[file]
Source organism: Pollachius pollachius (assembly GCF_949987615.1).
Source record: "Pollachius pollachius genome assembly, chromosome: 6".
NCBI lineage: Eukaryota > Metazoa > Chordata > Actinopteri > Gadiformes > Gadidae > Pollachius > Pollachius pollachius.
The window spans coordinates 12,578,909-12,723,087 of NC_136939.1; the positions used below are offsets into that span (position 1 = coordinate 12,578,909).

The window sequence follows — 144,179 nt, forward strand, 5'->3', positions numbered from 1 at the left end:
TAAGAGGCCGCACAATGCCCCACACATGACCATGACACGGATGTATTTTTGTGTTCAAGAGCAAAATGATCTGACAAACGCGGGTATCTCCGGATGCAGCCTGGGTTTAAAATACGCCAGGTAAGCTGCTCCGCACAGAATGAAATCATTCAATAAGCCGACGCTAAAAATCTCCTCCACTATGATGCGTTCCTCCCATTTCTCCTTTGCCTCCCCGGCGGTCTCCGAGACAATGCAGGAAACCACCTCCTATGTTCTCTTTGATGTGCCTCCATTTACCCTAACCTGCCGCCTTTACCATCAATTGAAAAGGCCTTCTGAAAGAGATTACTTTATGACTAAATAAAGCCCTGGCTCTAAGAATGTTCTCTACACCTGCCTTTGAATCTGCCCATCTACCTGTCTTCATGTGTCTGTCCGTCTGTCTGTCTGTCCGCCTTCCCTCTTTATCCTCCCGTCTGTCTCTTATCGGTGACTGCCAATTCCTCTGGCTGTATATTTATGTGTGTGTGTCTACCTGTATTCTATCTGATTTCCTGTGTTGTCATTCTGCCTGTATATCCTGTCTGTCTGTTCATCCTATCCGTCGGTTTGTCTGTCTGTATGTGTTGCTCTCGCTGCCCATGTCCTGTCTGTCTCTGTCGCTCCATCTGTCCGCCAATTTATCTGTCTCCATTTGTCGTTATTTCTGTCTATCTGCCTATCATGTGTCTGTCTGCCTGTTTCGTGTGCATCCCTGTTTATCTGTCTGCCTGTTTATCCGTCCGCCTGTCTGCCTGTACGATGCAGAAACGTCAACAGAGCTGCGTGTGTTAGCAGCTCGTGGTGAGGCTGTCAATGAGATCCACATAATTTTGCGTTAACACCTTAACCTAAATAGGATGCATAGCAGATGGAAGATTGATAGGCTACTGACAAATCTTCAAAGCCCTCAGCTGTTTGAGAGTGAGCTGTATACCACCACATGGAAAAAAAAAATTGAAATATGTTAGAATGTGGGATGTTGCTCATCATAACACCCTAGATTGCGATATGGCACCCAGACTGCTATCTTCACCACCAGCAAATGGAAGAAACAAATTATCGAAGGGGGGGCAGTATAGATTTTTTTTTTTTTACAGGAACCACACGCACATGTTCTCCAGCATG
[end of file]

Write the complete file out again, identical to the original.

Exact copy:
Source organism: Pollachius pollachius (assembly GCF_949987615.1).
Source record: "Pollachius pollachius genome assembly, chromosome: 6".
NCBI lineage: Eukaryota > Metazoa > Chordata > Actinopteri > Gadiformes > Gadidae > Pollachius > Pollachius pollachius.
The window spans coordinates 12,578,909-12,723,087 of NC_136939.1; the positions used below are offsets into that span (position 1 = coordinate 12,578,909).

The window sequence follows — 144,179 nt, forward strand, 5'->3', positions numbered from 1 at the left end:
TAAGAGGCCGCACAATGCCCCACACATGACCATGACACGGATGTATTTTTGTGTTCAAGAGCAAAATGATCTGACAAACGCGGGTATCTCCGGATGCAGCCTGGGTTTAAAATACGCCAGGTAAGCTGCTCCGCACAGAATGAAATCATTCAATAAGCCGACGCTAAAAATCTCCTCCACTATGATGCGTTCCTCCCATTTCTCCTTTGCCTCCCCGGCGGTCTCCGAGACAATGCAGGAAACCACCTCCTATGTTCTCTTTGATGTGCCTCCATTTACCCTAACCTGCCGCCTTTACCATCAATTGAAAAGGCCTTCTGAAAGAGATTACTTTATGACTAAATAAAGCCCTGGCTCTAAGAATGTTCTCTACACCTGCCTTTGAATCTGCCCATCTACCTGTCTTCATGTGTCTGTCCGTCTGTCTGTCTGTCCGCCTTCCCTCTTTATCCTCCCGTCTGTCTCTTATCGGTGACTGCCAATTCCTCTGGCTGTATATTTATGTGTGTGTGTCTACCTGTATTCTATCTGATTTCCTGTGTTGTCATTCTGCCTGTATATCCTGTCTGTCTGTTCATCCTATCCGTCGGTTTGTCTGTCTGTATGTGTTGCTCTCGCTGCCCATGTCCTGTCTGTCTCTGTCGCTCCATCTGTCCGCCAATTTATCTGTCTCCATTTGTCGTTATTTCTGTCTATCTGCCTATCATGTGTCTGTCTGCCTGTTTCGTGTGCATCCCTGTTTATCTGTCTGCCTGTTTATCCGTCCGCCTGTCTGCCTGTACGATGCAGAAACGTCAACAGAGCTGCGTGTGTTAGCAGCTCGTGGTGAGGCTGTCAATGAGATCCACATAATTTTGCGTTAACACCTTAACCTAAATAGGATGCATAGCAGATGGAAGATTGATAGGCTACTGACAAATCTTCAAAGCCCTCAGCTGTTTGAGAGTGAGCTGTATACCACCACATGGAAAAAAAAAATTGAAATATGTTAGAATGTGGGATGTTGCTCATCATAACACCCTAGATTGCGATATGGCACCCAGACTGCTATCTTCACCACCAGCAAATGGAAGAAACAAATTATCGAAGGGGGGGCAGTATAGATTTTTTTTTTTTTACAGGAACCACACGCACATGTTCTCCAGCATG